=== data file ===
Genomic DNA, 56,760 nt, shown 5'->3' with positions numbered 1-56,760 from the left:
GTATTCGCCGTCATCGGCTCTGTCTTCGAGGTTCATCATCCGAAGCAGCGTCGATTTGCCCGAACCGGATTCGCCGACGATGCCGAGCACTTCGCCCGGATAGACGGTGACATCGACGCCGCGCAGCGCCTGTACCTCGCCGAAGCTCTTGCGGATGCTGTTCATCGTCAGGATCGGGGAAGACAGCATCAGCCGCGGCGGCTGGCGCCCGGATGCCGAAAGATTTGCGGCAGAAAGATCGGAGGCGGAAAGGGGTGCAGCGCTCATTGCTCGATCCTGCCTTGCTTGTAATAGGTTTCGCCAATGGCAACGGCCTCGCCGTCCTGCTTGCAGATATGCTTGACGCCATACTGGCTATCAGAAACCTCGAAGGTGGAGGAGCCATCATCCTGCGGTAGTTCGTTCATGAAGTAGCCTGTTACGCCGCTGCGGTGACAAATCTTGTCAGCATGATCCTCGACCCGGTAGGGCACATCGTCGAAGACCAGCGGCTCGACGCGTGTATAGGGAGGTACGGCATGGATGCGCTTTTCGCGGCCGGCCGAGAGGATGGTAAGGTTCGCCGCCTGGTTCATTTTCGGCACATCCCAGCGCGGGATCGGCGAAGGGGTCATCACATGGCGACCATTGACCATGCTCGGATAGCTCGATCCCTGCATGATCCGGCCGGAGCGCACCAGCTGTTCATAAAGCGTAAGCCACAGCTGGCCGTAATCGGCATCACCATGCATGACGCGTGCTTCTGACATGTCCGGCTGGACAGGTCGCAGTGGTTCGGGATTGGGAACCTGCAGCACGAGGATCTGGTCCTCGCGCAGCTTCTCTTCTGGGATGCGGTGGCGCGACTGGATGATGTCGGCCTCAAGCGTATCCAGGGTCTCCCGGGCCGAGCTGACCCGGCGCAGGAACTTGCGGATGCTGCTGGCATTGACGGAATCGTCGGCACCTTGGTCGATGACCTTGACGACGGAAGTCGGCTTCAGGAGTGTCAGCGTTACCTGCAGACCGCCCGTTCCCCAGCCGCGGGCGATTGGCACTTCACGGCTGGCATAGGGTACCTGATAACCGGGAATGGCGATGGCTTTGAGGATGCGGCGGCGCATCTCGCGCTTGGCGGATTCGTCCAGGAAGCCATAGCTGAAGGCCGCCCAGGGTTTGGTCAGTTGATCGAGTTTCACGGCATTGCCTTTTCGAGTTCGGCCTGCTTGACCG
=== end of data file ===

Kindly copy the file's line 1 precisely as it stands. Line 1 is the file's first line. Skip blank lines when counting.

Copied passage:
Genomic DNA, 56,760 nt, shown 5'->3' with positions numbered 1-56,760 from the left: